The MacBook Air hasn’t seen a substantial upgrade in three years now, but it still comes recommended nonetheless. As it’s been a staple in Apple’s portfolio ever since its induction in 2008, this laptop is the only one you can – to this day – purchase brand new with the Cupertino signature LED-illuminated backplate.
In the time that’s passed since the last major MacBook Air refresh, we’ve seen several revisions to Apple’s clearly more prioritized MacBooks, namely the 12-inch Macbook and 13- and 15-inch renditions of the MacBook Pro, but there’s been no overhauled MacBook Air in sight. That hasn’t stopped it, however, from continuing to inspire some of the best Ultrabooks around, nor does it disqualify it from our four-star review.
Just the opposite really. You see, the MacBook Air thrives in spite of its antiquities. Whereas the MacBook Pro has a powerful 7th-generation Intel Core processor, the MacBook Air cares more about utility over sheer might. It’s the only MacBook remaining, in fact, that has traditional USB ports, Thunderbolt 2 and an SD card slot. It’s also the only one with the long-heralded MagSafe 2 connector for charging.
Eventually, this mildly spec-bumped 2015 MacBook Air is going to be outpaced by the latest version of macOS, but not for quite some time. Both macOS Sierra and macOS High Sierra are compatible with Macs dating back to 2009. Read on for our full-length MacBook Air review, complete with all the stats, facts and personal impressions you’ll need to make an informed purchasing decision. But first, let’s talk about the way this thing looks.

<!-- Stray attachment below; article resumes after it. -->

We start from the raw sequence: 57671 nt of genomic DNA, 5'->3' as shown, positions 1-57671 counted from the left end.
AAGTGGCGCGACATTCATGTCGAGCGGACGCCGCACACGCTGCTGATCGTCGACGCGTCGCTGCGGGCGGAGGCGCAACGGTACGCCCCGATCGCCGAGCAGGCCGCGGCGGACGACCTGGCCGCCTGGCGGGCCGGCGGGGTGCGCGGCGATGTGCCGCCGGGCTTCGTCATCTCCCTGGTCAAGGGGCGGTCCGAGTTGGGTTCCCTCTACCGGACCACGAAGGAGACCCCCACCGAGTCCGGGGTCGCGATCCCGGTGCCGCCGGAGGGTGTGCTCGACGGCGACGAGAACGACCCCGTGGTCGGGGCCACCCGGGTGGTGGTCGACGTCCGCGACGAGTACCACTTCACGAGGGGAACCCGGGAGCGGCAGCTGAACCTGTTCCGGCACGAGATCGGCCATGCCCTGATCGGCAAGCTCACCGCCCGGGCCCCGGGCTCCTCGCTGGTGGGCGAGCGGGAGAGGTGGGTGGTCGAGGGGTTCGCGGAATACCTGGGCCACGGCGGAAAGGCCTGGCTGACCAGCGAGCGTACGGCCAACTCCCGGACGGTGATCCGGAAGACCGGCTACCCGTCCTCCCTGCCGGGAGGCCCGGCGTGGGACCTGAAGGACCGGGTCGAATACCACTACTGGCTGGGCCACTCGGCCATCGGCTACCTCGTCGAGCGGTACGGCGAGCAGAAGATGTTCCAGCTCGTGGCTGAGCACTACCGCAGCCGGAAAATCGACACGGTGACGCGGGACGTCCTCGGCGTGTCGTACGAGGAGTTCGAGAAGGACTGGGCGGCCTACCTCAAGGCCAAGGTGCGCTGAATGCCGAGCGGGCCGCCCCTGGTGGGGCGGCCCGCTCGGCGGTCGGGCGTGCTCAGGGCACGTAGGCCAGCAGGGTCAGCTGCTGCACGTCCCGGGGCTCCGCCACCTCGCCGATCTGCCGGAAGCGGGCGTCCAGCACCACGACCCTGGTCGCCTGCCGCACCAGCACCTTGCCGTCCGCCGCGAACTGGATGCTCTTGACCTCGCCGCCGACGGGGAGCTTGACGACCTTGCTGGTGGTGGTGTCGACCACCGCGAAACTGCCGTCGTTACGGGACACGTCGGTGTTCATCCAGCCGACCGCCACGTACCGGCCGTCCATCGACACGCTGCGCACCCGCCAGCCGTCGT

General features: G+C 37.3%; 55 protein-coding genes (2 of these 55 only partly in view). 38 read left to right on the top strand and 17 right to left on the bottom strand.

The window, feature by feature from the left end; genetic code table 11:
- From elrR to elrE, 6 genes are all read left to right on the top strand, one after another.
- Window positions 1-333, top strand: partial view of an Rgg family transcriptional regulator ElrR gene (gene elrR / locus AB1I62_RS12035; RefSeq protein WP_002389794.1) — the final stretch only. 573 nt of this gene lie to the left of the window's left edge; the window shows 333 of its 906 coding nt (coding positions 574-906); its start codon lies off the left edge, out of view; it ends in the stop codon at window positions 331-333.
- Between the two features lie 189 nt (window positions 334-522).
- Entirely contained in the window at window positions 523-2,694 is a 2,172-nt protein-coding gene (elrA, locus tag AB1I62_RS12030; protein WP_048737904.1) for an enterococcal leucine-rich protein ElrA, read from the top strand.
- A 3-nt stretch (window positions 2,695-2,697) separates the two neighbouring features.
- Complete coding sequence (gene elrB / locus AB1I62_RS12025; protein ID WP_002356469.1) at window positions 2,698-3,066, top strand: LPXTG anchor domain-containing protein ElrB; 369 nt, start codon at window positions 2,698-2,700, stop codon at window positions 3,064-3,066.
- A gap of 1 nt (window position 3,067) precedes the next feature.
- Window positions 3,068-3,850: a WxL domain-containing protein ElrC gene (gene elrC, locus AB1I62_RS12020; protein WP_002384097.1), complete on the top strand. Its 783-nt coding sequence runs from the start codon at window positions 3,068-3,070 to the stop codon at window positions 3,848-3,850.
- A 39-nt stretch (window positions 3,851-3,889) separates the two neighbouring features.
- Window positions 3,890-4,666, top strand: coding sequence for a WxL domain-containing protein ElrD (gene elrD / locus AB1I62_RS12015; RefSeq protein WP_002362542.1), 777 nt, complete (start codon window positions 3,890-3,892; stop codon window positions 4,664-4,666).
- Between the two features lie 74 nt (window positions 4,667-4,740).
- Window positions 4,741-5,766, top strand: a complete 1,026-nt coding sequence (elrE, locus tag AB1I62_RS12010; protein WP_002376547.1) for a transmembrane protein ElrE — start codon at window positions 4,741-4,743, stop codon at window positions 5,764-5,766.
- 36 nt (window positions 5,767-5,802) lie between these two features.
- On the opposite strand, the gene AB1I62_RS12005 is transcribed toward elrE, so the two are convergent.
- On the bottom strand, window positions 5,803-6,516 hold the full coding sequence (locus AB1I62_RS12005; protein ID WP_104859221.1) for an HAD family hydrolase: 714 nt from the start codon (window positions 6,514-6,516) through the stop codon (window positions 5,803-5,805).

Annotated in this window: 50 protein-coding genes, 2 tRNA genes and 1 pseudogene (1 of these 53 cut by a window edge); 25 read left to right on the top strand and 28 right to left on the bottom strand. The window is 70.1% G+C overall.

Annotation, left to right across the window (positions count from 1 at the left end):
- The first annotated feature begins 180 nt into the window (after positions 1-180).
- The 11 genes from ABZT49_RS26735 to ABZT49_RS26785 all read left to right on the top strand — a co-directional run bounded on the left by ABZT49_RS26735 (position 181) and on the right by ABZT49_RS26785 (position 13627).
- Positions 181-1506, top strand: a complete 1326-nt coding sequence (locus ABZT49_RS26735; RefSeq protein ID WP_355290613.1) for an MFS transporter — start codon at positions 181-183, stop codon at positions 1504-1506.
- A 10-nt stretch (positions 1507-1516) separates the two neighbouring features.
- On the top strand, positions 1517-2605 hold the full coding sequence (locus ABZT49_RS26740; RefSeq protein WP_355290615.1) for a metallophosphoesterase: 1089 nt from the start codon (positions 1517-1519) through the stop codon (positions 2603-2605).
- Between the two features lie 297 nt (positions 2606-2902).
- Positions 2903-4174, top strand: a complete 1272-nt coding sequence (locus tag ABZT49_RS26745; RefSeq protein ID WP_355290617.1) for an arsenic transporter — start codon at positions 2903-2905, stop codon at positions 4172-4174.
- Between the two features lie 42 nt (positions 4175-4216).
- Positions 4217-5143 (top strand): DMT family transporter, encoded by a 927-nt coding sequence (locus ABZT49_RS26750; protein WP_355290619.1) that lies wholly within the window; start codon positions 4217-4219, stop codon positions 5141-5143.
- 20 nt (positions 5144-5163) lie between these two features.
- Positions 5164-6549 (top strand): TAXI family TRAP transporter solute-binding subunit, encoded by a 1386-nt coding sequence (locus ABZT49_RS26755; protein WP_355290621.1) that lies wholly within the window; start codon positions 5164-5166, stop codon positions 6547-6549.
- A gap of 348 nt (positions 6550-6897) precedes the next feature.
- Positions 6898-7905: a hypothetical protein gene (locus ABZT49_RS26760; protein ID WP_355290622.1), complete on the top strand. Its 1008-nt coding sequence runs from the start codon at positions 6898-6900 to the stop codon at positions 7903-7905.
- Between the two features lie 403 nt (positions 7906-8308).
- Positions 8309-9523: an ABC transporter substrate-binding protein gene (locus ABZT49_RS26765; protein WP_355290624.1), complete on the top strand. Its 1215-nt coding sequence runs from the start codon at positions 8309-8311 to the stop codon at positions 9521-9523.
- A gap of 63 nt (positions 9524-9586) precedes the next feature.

By and large, the MacBook Air generally looks the same as it has since 2010, and there don’t appear to be any changes in tow, either. That’s a shame, particularly because we’re now seeing virtually bezel-less laptops with smaller footprints and high resolution screens that dismally put the MacBook Air in its place.
Forget the Dell XPS 13’s physics-defying InfinityEdge display, which is lightyears ahead – even Apple’s 13-inch MacBook Pro with Retina, once seen as slightly tubby compared to the Air, has a smaller footprint and takes up slightly less space on your lap.
Yet, the old ‘if it ain’t broke’ mantra applies – at least to a point. The MacBook Air’s aluminum unibody design, which supports the main enclosure and the display, is as durable as ever. Its lid can be easily raised with a single hand and doesn’t droop in any position, and you have to press really hard to detect flex on the machine’s base or lid.
It’s also easy to clean with a damp cloth. If there’s one drawback, it’s that the aluminum body can scratch easily to leave permanent black marks, so you should consider buying a sleeve if you’re going to sling it into a bag for transportation.